But there was big trouble in store when he went to the Czech Grand Prix at Brno to publicise a new MG showroom opening in Prague. The race started in heavy rain and Hamilton wore a poncho to protect himself but it worked loose in the wind, obscured his vision and he lost control in a series of tight bends, the Midget colliding with a row of concrete posts.
He was rushed to hospital with broken ribs and internal injuries and was on the danger list - indeed, he was reported in some news outlets as having died - for several days. On his eventual release, Hamilton travelled to India to recuperate at his brother's tea plantation.
The accident did little to diminish his commitment to racing and on his return he quit his job with University Motors to join a new team being set up by Whitney Straight which included a new rising star, Richard Seaman.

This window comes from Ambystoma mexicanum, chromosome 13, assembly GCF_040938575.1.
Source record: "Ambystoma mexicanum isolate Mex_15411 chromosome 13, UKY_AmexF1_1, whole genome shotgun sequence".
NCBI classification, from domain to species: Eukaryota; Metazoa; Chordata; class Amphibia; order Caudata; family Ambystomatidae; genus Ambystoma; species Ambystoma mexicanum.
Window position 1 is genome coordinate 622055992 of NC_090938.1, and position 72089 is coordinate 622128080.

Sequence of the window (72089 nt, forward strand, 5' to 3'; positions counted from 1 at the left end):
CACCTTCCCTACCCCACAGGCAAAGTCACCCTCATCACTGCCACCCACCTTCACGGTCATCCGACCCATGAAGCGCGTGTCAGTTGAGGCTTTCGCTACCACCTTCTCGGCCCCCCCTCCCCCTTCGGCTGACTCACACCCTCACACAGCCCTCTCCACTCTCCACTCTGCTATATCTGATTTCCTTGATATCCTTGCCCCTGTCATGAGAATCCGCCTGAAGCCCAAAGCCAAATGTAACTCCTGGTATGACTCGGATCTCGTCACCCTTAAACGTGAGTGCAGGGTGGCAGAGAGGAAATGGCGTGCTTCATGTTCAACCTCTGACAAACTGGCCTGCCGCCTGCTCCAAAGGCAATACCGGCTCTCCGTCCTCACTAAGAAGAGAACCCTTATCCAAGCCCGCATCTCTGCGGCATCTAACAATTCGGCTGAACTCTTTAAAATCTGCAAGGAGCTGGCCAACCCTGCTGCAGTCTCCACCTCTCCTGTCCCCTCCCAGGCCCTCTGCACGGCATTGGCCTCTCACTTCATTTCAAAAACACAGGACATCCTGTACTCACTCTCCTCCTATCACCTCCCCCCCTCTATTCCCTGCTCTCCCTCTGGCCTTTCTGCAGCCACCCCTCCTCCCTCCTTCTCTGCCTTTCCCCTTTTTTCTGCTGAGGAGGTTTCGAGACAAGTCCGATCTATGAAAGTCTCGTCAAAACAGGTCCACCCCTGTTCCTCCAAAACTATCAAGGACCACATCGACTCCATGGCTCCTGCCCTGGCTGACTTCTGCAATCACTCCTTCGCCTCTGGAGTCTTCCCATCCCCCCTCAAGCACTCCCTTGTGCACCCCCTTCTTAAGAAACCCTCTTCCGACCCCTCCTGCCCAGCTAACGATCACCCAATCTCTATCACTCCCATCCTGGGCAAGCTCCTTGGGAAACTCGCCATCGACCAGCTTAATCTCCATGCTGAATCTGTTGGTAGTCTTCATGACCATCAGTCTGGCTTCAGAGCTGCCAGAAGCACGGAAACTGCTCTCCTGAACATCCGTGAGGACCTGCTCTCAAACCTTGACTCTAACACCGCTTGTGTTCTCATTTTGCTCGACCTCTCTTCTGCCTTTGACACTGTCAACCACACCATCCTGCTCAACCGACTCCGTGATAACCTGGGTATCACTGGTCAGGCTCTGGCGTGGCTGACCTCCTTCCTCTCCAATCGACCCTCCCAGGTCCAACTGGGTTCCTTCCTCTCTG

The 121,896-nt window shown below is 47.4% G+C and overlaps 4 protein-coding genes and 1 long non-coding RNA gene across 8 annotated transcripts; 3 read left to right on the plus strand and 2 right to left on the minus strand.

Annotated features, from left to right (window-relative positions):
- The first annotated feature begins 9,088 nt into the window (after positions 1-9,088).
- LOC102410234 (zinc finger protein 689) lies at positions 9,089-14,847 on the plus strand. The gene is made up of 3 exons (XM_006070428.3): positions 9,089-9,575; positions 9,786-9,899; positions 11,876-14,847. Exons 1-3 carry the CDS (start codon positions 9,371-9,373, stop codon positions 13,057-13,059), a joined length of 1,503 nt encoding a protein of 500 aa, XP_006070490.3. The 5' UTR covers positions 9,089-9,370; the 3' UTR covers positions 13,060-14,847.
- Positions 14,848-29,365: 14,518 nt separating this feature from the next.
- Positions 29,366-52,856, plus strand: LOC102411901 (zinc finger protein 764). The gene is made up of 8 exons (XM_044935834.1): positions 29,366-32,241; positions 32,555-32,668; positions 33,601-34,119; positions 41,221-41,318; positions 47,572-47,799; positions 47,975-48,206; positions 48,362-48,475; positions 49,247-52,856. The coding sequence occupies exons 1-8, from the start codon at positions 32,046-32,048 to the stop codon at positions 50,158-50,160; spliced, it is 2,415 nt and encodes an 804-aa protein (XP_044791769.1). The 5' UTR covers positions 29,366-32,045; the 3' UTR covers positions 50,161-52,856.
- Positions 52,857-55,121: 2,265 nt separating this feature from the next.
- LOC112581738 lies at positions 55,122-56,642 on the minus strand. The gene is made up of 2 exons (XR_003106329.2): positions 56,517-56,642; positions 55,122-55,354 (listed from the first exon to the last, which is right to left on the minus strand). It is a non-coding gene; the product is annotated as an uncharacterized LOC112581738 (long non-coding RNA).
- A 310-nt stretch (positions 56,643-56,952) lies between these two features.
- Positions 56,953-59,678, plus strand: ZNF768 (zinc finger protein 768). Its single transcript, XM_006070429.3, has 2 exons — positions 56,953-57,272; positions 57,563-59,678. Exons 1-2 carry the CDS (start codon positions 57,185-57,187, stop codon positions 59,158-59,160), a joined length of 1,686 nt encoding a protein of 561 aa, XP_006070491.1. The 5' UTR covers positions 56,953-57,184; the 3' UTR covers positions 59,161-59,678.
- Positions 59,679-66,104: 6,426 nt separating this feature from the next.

They set up base in Milan and set about tackling some of the biggest races in Europe using Maseratis. The cars proved fast but not always reliable, although Hamilton still starred among the front runners in Tripoli, Casablanca and Montreux.
He still drove his MG in supporting races and won at the Coppa Acerbro in Italy and was challenging Caracciola and Nuvolari in the grand prix proper when his Maserati again broke down.
And as he headed for the Swiss Grand Prix at Bern he was in buoyant mood having signed a contract to drive a works Aston Martin in the 1934 Ards TT.
Team-mate Seaman won the junior race but in the grand prix itself, Hamilton crashed on the final lap, the Maserati smashing into a tree, apparently killing him instantly. It was only after a post mortem some time later it was established his heart had stopped BEFORE the crash, a legacy it is thought of the severe injuries he suffered at Brno the previous year.
The laying in state in the cathedral and his funeral was arranged by the British consul and Hamilton was buried in the Bremgartenfriedhof cemetery in Bern where a Celtic Cross memorial marks his grave.